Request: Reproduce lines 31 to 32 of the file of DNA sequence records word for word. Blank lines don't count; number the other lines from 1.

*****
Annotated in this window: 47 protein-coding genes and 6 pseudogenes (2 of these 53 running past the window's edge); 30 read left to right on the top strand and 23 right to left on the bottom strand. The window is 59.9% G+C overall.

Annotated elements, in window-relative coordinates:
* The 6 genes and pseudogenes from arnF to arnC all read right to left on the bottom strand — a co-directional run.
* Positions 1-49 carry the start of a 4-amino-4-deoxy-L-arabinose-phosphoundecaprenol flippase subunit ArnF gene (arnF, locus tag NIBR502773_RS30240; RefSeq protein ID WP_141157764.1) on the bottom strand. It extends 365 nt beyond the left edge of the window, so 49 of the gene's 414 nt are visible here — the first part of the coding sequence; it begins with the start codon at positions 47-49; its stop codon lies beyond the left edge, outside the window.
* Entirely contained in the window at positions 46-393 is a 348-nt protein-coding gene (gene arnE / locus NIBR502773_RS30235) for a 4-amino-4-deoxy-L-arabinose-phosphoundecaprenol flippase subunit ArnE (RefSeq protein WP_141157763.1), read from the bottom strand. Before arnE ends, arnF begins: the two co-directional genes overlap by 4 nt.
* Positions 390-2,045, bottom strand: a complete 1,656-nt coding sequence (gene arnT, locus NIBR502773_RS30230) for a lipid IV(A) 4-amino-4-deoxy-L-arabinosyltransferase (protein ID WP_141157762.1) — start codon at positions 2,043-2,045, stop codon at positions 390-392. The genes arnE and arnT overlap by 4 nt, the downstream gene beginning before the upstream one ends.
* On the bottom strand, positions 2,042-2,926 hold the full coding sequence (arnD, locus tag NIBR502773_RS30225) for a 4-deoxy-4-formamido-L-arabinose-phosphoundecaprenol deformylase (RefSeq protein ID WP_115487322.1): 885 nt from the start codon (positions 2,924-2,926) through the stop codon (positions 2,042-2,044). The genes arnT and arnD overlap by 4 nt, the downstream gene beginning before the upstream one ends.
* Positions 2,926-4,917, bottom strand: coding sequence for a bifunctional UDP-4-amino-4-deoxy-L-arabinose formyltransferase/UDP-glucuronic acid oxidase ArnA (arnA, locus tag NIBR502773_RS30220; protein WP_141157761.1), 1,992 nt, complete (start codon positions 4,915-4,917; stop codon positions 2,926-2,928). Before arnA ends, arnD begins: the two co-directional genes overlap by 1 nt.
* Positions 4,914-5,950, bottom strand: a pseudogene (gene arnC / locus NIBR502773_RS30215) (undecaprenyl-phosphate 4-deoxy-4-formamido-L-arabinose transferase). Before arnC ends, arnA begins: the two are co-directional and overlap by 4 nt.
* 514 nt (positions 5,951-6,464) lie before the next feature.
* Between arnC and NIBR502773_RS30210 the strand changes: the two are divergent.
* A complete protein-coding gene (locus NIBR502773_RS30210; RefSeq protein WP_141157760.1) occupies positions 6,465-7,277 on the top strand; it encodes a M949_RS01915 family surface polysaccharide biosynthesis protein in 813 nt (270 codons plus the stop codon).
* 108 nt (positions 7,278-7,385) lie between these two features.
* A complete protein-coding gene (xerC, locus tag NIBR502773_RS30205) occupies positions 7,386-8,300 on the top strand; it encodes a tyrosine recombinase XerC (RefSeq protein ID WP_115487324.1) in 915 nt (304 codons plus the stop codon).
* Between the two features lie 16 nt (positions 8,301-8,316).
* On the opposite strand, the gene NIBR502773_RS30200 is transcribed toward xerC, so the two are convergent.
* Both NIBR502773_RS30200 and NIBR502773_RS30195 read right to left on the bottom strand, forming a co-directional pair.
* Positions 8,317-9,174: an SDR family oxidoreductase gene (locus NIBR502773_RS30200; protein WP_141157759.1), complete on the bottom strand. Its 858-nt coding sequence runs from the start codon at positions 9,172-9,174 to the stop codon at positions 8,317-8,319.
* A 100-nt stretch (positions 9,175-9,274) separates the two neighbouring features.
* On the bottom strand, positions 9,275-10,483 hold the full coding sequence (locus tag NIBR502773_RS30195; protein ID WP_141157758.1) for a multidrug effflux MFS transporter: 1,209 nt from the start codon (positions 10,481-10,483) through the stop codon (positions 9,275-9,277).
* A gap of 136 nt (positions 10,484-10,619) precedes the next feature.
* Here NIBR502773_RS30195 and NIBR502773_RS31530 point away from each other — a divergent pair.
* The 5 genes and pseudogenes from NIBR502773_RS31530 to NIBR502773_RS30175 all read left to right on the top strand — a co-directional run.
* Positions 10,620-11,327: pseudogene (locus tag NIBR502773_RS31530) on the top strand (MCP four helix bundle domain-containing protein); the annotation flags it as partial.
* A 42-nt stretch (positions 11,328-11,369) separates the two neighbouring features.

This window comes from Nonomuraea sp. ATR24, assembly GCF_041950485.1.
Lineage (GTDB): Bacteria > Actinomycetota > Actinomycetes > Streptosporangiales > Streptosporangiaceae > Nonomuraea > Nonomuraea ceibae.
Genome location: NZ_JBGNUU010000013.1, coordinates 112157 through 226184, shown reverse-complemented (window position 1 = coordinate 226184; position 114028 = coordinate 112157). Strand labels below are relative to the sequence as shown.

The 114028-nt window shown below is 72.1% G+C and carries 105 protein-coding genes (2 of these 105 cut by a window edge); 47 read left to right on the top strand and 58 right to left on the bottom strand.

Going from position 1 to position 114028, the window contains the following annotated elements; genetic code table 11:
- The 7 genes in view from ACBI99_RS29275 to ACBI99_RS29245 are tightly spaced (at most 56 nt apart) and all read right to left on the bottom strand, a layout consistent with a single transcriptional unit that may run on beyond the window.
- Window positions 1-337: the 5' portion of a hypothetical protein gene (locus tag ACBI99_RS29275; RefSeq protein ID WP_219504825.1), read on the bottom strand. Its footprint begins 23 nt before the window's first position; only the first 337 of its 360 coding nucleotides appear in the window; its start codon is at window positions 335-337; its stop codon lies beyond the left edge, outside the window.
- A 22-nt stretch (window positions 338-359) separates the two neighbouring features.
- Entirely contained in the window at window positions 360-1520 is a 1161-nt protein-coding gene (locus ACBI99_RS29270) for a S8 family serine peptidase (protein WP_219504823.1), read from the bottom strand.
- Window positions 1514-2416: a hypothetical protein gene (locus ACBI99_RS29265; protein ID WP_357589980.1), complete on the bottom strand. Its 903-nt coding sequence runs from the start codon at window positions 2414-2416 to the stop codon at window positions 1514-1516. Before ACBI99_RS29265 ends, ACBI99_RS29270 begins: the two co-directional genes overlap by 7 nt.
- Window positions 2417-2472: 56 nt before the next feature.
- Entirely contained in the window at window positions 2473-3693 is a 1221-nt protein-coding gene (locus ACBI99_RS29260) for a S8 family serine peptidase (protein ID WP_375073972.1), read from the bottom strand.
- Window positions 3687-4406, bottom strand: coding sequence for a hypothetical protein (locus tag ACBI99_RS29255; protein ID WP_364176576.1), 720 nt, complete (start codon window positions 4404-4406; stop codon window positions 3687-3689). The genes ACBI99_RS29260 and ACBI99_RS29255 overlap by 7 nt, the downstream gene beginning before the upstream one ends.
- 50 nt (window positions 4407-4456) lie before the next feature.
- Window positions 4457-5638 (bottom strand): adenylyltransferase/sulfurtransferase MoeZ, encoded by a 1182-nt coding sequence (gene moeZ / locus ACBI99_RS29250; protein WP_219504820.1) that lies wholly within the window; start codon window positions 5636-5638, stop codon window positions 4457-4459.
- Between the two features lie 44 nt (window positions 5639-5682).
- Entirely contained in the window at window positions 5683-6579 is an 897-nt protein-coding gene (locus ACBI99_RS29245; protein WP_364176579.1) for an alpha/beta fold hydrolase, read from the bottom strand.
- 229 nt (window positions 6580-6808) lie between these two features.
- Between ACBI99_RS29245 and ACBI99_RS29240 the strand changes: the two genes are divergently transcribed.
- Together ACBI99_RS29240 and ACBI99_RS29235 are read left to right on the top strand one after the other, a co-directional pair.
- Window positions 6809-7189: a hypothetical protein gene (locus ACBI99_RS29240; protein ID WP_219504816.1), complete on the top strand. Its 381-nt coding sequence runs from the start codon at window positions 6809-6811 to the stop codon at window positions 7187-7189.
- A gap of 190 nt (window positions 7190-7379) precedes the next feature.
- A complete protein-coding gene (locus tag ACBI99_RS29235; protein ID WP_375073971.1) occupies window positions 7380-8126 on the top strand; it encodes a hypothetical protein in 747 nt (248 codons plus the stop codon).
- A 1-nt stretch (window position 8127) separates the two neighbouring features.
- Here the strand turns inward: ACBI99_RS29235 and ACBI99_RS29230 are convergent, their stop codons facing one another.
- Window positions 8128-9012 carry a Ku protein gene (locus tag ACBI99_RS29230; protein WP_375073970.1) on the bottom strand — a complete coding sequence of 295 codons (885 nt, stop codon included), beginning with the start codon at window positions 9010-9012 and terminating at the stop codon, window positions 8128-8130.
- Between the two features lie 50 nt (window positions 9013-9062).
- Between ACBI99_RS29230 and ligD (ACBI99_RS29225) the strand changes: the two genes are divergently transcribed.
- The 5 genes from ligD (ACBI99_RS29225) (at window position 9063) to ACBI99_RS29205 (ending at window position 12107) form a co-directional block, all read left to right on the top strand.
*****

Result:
- The 7 genes in view from ACBI99_RS29275 to ACBI99_RS29245 are tightly spaced (at most 56 nt apart) and all read right to left on the bottom strand, a layout consistent with a single transcriptional unit that may run on beyond the window.
- Window positions 1-337: the 5' portion of a hypothetical protein gene (locus tag ACBI99_RS29275; RefSeq protein ID WP_219504825.1), read on the bottom strand. Its footprint begins 23 nt before the window's first position; only the first 337 of its 360 coding nucleotides appear in the window; its start codon is at window positions 335-337; its stop codon lies beyond the left edge, outside the window.